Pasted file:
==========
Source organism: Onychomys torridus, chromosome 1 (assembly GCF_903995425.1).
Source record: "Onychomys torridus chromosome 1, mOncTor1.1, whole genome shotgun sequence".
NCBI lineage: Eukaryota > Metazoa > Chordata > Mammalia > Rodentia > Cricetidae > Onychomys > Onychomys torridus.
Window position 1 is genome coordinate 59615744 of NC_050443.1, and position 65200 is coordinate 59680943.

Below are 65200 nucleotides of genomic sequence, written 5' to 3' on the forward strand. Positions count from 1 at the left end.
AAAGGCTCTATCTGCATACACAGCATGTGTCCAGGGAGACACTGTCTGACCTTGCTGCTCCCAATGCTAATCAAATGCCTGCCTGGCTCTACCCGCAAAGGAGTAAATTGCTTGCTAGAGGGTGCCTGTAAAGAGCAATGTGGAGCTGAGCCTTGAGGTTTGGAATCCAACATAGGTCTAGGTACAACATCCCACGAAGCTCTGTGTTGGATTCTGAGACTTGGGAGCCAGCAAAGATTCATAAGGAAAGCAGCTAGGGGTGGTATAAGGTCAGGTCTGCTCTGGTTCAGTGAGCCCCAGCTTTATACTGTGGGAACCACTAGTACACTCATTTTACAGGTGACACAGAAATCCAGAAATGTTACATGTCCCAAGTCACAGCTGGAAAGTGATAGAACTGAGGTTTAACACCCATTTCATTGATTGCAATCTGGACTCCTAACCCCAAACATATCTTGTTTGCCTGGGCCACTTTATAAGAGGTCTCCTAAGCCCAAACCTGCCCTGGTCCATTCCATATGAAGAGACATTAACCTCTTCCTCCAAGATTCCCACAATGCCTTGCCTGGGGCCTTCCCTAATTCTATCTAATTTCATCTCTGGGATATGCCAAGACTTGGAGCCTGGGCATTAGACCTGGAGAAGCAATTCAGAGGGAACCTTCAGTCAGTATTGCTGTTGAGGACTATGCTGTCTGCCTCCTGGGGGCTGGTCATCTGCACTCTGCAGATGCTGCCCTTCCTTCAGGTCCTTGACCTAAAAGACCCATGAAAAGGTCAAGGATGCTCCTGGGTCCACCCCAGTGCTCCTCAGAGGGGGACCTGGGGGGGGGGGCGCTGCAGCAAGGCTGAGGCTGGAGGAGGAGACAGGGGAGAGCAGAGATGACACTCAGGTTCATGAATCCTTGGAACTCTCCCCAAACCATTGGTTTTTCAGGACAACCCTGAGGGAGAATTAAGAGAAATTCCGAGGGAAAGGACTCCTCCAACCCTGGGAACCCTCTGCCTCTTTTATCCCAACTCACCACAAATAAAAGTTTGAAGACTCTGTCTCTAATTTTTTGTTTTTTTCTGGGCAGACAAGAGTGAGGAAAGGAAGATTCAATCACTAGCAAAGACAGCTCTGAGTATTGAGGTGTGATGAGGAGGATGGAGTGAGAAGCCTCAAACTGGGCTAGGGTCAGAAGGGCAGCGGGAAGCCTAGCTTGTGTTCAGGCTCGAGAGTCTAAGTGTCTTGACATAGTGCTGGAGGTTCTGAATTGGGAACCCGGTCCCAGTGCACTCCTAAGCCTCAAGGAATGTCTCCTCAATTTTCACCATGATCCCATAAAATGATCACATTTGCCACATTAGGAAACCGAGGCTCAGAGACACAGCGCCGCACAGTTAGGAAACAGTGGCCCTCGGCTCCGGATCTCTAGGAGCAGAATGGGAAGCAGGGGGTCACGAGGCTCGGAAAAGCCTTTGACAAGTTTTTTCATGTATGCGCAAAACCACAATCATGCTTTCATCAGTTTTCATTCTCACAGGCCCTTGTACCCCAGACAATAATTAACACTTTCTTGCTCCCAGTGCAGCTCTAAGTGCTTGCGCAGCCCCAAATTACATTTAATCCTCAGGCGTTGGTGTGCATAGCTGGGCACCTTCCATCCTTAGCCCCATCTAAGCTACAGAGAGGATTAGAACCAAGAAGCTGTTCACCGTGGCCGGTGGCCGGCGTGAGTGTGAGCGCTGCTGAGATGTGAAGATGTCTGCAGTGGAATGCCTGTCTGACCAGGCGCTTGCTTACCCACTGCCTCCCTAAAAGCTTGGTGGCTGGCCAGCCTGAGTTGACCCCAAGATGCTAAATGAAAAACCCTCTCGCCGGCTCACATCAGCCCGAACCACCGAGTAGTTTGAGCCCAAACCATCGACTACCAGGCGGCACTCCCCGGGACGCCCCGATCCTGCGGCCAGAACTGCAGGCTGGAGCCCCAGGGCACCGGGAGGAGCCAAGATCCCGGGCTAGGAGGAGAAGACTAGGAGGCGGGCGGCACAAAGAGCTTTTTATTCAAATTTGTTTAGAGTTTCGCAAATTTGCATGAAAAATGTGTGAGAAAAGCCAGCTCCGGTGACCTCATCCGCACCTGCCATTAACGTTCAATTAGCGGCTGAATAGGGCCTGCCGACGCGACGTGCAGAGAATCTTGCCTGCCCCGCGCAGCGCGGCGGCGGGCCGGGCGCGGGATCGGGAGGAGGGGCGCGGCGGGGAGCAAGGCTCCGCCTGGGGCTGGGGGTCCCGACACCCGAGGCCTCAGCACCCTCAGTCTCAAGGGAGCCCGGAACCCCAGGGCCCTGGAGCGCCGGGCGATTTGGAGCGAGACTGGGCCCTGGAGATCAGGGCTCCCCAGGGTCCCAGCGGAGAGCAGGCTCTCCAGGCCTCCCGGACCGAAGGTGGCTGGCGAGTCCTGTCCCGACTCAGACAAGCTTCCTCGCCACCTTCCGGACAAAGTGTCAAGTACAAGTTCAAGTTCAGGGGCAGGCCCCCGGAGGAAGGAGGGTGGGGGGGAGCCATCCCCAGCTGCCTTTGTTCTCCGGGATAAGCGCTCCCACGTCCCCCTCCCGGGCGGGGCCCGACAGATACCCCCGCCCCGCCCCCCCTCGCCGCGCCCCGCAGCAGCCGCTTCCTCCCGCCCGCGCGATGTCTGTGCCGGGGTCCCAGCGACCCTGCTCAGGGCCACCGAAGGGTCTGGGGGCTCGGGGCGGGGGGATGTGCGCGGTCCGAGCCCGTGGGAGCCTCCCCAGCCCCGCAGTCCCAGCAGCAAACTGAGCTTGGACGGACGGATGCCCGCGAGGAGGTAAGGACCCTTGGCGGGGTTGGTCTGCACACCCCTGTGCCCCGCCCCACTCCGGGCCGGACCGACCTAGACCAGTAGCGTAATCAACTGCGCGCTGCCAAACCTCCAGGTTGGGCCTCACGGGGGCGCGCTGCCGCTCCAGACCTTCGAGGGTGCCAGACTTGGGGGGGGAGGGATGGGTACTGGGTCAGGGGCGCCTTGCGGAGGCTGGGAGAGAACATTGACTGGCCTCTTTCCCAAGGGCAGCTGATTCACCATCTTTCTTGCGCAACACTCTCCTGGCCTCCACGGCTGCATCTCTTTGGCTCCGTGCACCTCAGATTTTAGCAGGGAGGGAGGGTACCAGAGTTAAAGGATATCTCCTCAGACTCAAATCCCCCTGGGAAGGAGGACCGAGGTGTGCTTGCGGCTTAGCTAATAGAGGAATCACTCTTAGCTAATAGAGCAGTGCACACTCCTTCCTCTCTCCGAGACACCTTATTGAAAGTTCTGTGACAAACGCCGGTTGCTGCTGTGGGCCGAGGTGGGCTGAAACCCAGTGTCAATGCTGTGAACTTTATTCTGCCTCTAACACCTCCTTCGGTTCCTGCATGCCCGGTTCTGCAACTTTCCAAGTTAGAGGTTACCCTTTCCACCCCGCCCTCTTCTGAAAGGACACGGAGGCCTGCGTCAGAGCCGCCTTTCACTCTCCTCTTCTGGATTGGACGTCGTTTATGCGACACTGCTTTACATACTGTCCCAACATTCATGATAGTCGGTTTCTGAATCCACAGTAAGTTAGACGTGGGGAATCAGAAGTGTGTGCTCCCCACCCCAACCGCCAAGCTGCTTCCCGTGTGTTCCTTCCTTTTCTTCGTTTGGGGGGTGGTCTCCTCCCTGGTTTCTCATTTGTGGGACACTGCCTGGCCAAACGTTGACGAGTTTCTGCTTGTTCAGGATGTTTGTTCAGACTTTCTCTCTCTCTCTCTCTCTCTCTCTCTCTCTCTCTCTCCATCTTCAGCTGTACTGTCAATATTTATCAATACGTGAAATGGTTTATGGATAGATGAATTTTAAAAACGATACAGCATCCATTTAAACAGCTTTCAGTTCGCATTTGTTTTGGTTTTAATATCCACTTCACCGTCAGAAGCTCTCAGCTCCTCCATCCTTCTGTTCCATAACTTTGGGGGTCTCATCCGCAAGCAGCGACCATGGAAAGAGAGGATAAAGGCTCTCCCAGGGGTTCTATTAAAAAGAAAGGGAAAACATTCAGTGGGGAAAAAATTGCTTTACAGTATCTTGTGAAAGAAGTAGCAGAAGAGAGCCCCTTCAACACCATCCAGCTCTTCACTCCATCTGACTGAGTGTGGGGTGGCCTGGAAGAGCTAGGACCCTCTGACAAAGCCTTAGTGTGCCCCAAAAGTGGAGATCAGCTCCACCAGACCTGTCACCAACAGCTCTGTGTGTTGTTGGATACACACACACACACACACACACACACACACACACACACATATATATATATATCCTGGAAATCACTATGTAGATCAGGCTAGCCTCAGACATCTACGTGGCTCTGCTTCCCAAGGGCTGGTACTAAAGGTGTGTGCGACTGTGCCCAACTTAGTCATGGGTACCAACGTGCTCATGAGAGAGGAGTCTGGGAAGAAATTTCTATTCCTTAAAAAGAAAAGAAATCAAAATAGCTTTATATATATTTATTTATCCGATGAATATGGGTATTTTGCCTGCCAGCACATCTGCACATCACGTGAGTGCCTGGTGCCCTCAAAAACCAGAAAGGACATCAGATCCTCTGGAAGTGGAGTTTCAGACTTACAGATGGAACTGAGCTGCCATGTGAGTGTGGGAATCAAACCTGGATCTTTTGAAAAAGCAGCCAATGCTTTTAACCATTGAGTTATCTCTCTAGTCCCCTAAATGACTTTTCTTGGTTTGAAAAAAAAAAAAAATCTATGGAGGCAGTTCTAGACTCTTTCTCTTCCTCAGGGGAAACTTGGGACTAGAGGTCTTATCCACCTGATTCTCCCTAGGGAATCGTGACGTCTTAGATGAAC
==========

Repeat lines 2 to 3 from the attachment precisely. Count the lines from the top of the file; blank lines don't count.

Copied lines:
Source record: "Onychomys torridus chromosome 1, mOncTor1.1, whole genome shotgun sequence".
NCBI lineage: Eukaryota > Metazoa > Chordata > Mammalia > Rodentia > Cricetidae > Onychomys > Onychomys torridus.